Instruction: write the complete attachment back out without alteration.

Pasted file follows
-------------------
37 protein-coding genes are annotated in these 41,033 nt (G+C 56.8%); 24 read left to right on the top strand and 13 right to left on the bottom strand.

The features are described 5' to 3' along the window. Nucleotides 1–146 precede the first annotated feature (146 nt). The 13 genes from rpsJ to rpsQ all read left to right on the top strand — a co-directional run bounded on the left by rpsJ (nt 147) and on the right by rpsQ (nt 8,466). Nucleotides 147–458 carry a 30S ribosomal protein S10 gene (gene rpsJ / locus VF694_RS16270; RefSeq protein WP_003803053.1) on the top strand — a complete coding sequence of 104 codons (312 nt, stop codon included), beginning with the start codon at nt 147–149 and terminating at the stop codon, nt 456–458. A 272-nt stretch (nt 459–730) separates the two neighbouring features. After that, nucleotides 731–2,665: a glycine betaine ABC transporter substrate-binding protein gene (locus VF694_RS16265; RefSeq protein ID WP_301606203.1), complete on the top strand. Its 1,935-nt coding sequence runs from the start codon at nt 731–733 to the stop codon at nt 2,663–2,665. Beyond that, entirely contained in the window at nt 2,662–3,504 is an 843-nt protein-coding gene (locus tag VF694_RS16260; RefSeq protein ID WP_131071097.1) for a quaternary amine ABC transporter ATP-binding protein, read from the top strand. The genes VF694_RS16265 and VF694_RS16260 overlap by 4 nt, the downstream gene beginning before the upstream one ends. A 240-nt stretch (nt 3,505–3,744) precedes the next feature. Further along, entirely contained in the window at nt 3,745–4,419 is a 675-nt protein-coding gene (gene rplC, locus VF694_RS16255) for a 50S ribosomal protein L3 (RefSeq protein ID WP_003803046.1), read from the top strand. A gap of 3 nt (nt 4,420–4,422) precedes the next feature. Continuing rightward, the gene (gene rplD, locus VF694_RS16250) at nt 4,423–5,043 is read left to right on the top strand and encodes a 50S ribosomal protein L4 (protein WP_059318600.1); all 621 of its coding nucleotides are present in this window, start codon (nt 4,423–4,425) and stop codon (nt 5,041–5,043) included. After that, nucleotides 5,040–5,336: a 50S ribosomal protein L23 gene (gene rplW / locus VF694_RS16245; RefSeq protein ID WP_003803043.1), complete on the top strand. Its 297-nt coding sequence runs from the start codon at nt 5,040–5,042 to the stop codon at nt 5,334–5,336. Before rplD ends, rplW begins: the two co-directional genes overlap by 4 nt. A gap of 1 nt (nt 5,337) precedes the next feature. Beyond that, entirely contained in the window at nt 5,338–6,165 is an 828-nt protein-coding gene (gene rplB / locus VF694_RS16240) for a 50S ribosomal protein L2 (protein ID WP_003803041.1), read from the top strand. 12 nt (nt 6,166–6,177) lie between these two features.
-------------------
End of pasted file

37 protein-coding genes are annotated in these 41,033 nt (G+C 56.8%); 24 read left to right on the top strand and 13 right to left on the bottom strand.

The features are described 5' to 3' along the window. Nucleotides 1–146 precede the first annotated feature (146 nt). The 13 genes from rpsJ to rpsQ all read left to right on the top strand — a co-directional run bounded on the left by rpsJ (nt 147) and on the right by rpsQ (nt 8,466). Nucleotides 147–458 carry a 30S ribosomal protein S10 gene (gene rpsJ / locus VF694_RS16270; RefSeq protein WP_003803053.1) on the top strand — a complete coding sequence of 104 codons (312 nt, stop codon included), beginning with the start codon at nt 147–149 and terminating at the stop codon, nt 456–458. A 272-nt stretch (nt 459–730) separates the two neighbouring features. After that, nucleotides 731–2,665: a glycine betaine ABC transporter substrate-binding protein gene (locus VF694_RS16265; RefSeq protein ID WP_301606203.1), complete on the top strand. Its 1,935-nt coding sequence runs from the start codon at nt 731–733 to the stop codon at nt 2,663–2,665. Beyond that, entirely contained in the window at nt 2,662–3,504 is an 843-nt protein-coding gene (locus tag VF694_RS16260; RefSeq protein ID WP_131071097.1) for a quaternary amine ABC transporter ATP-binding protein, read from the top strand. The genes VF694_RS16265 and VF694_RS16260 overlap by 4 nt, the downstream gene beginning before the upstream one ends. A 240-nt stretch (nt 3,505–3,744) precedes the next feature. Further along, entirely contained in the window at nt 3,745–4,419 is a 675-nt protein-coding gene (gene rplC, locus VF694_RS16255) for a 50S ribosomal protein L3 (RefSeq protein ID WP_003803046.1), read from the top strand. A gap of 3 nt (nt 4,420–4,422) precedes the next feature. Continuing rightward, the gene (gene rplD, locus VF694_RS16250) at nt 4,423–5,043 is read left to right on the top strand and encodes a 50S ribosomal protein L4 (protein WP_059318600.1); all 621 of its coding nucleotides are present in this window, start codon (nt 4,423–4,425) and stop codon (nt 5,041–5,043) included. After that, nucleotides 5,040–5,336: a 50S ribosomal protein L23 gene (gene rplW / locus VF694_RS16245; RefSeq protein ID WP_003803043.1), complete on the top strand. Its 297-nt coding sequence runs from the start codon at nt 5,040–5,042 to the stop codon at nt 5,334–5,336. Before rplD ends, rplW begins: the two co-directional genes overlap by 4 nt. A gap of 1 nt (nt 5,337) precedes the next feature. Beyond that, entirely contained in the window at nt 5,338–6,165 is an 828-nt protein-coding gene (gene rplB / locus VF694_RS16240) for a 50S ribosomal protein L2 (protein ID WP_003803041.1), read from the top strand. 12 nt (nt 6,166–6,177) lie between these two features.